From the Vaults: 'Bernie' Kills
Linklater's latest delivers his biggest opening weekend
By Marjorie Baumgarten,
10:20PM, Sun. Apr. 29, 2012
Austinites this weekend demonstrated that movie sophisticates in New York and L.A. have nothing on the home-town crowd. Richard Linklater's new film Bernie opened on Friday in exclusive runs in New York, L.A., and Austin, and experienced the best opening weekend ever for a Linklater film.
The weekend's more than $30,000 estimated per-screen average from just three venues is Linklater's all-time best. Studio releases like School of Rock and Bad News Bears may have earned larger overall grosses in their opening weekends, but their per-screen numbers (an indicator of general interest) are diluted by their wide openings on thousands of screens. Moreover, Bernie's weekend estimates of $90,400 appear to be evenly divided among the three cities – meaning that Austinites did not come out to the Violet Crown Cinema in disproportionate numbers to support their home-town film hero nor did they slack in relation to their big-city brethren. Here's hoping that the math of this three-screen opening holds up as the movie rolls out to more theatres in the coming weeks.
One needn't dig very deeply into the Chronicle's archives to find numerous features published over the years on Rick Linklater and his films. I want to here point out some of my favorites from recent years. In 2003, Chronicle editor Louis Black, who appears in Linklater's first film, Slacker, wrote a history of the paper's early relationship with the future director in "The Austin Chronicle and Richard Linklater." On the occasion of Slacker's 10th anniversary in 2001, I interviewed Linklater and his producer's rep, John Pierson, to get their now relatively distanced perspective on the Slacker phenomenon in "Slack Where We Started." After another 10 years, Marc Savlov revisited Austin's watershed film moment in "Slack to the Future." Then in our 30th anniversary issue last year, John Pierson, now living in Austin and teaching at UT, authored "Remember That Issue … With a Delicious Scandal?," an account of the brouhaha that erupted when the Chronicle printed extensive excerpts from set diary Linklater kept while working on his second film, Dazed and Confused.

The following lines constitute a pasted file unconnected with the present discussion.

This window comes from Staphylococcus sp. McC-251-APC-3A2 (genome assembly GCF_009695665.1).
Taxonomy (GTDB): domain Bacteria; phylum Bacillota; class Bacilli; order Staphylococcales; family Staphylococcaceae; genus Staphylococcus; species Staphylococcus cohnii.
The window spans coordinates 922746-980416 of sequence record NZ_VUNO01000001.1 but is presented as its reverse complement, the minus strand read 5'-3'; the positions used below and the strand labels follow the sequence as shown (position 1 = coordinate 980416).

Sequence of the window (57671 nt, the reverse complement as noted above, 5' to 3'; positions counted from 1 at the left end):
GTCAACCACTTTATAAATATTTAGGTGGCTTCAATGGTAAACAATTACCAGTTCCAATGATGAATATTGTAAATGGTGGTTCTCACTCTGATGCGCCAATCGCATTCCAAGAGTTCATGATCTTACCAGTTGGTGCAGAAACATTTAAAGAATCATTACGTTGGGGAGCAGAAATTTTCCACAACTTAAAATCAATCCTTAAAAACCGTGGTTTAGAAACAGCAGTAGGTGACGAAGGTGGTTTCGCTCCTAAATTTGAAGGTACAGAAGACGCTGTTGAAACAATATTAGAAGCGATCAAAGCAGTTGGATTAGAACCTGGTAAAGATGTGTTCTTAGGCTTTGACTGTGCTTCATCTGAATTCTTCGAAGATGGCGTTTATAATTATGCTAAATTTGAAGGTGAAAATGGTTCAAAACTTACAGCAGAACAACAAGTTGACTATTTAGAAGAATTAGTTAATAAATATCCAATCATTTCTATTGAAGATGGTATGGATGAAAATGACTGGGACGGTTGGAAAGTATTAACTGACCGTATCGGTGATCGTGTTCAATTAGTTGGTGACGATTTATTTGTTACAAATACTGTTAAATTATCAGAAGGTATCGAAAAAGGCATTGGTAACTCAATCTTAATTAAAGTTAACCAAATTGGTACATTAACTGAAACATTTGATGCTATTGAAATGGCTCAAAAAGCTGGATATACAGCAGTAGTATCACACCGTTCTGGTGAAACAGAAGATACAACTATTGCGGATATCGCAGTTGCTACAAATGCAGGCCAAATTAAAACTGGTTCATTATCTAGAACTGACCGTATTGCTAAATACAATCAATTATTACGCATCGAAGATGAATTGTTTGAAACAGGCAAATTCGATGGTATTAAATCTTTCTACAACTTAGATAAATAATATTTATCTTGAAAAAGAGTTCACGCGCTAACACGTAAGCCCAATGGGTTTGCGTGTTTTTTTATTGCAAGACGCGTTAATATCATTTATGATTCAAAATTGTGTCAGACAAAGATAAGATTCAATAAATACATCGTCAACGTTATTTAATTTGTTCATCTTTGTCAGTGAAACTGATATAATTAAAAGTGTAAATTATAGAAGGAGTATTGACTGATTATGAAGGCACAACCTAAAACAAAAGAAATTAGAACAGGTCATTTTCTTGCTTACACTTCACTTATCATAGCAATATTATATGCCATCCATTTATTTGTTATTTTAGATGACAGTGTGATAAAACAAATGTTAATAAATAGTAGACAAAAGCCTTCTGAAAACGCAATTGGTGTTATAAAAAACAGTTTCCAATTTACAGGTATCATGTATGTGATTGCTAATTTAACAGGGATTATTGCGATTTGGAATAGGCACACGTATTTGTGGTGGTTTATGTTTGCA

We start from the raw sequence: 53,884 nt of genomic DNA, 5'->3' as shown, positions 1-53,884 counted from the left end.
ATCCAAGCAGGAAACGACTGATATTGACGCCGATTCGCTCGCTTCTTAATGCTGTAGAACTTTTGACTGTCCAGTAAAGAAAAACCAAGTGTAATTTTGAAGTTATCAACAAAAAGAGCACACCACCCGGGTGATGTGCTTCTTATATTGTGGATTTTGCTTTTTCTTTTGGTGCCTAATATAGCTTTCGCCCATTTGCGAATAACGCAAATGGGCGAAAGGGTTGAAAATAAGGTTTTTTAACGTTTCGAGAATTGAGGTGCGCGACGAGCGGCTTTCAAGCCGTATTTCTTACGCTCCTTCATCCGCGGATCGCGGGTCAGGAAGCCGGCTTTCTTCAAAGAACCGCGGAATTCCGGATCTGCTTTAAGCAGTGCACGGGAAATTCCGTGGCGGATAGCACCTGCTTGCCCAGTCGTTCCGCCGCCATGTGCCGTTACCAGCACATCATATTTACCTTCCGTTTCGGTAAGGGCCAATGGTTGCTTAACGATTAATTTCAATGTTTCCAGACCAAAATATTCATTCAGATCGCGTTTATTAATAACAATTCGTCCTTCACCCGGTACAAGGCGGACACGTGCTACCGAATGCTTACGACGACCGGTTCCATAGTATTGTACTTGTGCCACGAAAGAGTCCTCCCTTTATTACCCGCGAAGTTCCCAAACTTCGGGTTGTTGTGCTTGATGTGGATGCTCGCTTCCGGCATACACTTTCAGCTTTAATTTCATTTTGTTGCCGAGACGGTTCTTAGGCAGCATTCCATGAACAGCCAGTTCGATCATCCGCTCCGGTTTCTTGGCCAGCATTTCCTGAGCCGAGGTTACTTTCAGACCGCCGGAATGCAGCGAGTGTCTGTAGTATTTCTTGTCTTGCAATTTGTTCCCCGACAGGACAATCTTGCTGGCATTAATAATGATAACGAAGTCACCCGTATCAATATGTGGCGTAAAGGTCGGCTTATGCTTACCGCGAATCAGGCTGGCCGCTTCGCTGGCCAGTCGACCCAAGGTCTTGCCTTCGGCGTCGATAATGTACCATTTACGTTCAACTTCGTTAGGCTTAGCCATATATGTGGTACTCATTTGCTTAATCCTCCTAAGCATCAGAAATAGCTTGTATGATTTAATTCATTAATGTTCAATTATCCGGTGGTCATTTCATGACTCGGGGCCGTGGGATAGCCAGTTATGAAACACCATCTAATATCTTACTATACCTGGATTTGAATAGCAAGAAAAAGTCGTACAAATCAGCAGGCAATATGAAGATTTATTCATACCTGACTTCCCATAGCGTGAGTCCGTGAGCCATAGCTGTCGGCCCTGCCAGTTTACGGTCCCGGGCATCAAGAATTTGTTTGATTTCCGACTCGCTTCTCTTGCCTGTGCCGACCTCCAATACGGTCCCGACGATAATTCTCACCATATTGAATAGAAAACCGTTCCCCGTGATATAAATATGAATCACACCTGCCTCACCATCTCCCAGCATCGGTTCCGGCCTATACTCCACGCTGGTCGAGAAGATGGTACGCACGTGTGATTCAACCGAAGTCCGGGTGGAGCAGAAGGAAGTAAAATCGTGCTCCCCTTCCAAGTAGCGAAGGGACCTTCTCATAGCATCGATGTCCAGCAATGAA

Known for re-teaming with many of the same actors throughout the course of his career, Linklater hews to that habit in Bernie. So forthwith are links to some of my favorite Chronicle pieces about Bernie co-stars, Matthew McConaughey and Jack Black. In 1995, Matt Zoller Seitz wrote one of the first major profiles of McConaughey (who got his big breakout in 1993's Dazed and Confused). "Lone Star Rising: The Luck of the Drawl," from Sept. 1, 1995, was that issue's cover story, although none of the story's artwork appears with this online link because it dates from the Chronicle's Paleolithic Era of the Internet. If the cocky young actor on the verge of national stardom for his turn in Lone Star comes through without the photos, his charms are absolutely percolating by the time Margaret Moser interviews him the next year in "Adonis Rising," when the actor was promoting his starring role in A Time To Kill. Jack Black, too, was our cover story when he starred in School of Rock in 2003 and came to Austin to attend an AFS Texas Filmmakers' Production Fund benefit screening. Among other things he discusses in "Black and White and Rick All Over" is his hope to film a Roky Erickson biopic. See the article's photo of Black and Erickson side-by-side backstage and you'll have no doubt that Black is the man for the job.